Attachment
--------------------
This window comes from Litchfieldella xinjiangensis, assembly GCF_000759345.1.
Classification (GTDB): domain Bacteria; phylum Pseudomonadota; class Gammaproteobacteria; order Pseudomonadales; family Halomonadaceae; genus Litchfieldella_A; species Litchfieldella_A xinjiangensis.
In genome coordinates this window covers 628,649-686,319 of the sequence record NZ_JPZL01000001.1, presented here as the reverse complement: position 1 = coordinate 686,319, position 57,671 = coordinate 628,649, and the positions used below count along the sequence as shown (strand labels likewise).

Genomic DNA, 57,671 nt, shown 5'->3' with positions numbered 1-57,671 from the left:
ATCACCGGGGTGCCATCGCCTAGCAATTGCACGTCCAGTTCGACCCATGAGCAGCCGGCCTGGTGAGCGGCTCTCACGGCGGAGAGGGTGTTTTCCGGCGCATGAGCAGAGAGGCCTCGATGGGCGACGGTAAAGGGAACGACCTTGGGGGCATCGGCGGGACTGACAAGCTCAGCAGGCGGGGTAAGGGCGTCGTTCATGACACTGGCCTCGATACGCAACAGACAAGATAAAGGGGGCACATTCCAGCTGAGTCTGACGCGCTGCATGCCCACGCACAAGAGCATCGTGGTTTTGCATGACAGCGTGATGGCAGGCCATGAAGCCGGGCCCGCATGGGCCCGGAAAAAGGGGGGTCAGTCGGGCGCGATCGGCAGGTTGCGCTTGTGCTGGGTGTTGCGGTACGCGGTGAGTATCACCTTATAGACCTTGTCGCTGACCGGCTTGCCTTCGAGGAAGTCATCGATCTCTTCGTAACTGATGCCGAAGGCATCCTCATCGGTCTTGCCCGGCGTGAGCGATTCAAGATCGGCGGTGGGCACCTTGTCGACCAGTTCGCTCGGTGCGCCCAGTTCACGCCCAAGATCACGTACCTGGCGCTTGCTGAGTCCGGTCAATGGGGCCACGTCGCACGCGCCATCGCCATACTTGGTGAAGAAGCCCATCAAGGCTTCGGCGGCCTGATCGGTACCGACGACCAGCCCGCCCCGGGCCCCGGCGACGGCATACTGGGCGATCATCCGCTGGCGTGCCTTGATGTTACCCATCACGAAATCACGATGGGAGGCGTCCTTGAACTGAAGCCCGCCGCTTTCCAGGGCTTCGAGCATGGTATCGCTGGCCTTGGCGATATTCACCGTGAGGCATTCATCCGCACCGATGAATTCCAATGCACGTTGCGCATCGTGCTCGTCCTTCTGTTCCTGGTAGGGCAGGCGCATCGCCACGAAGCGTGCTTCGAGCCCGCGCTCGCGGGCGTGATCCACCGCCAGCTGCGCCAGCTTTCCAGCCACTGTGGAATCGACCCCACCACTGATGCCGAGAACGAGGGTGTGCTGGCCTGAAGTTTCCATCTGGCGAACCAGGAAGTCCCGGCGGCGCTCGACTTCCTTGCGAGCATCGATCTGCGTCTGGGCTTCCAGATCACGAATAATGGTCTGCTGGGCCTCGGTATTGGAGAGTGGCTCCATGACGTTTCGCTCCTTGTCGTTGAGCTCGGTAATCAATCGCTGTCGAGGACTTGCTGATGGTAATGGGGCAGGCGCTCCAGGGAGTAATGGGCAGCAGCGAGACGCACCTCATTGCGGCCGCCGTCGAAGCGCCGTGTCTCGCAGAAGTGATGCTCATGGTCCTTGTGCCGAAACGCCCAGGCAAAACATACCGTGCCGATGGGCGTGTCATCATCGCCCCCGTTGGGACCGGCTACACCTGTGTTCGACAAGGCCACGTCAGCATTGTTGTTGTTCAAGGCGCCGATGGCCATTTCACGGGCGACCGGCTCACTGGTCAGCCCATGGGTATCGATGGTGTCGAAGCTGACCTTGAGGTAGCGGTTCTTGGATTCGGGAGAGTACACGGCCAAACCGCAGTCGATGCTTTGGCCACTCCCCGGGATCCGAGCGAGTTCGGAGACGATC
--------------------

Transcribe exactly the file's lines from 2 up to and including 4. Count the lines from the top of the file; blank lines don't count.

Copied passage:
Classification (GTDB): domain Bacteria; phylum Pseudomonadota; class Gammaproteobacteria; order Pseudomonadales; family Halomonadaceae; genus Litchfieldella_A; species Litchfieldella_A xinjiangensis.
In genome coordinates this window covers 628,649-686,319 of the sequence record NZ_JPZL01000001.1, presented here as the reverse complement: position 1 = coordinate 686,319, position 57,671 = coordinate 628,649, and the positions used below count along the sequence as shown (strand labels likewise).

Genomic DNA, 57,671 nt, shown 5'->3' with positions numbered 1-57,671 from the left: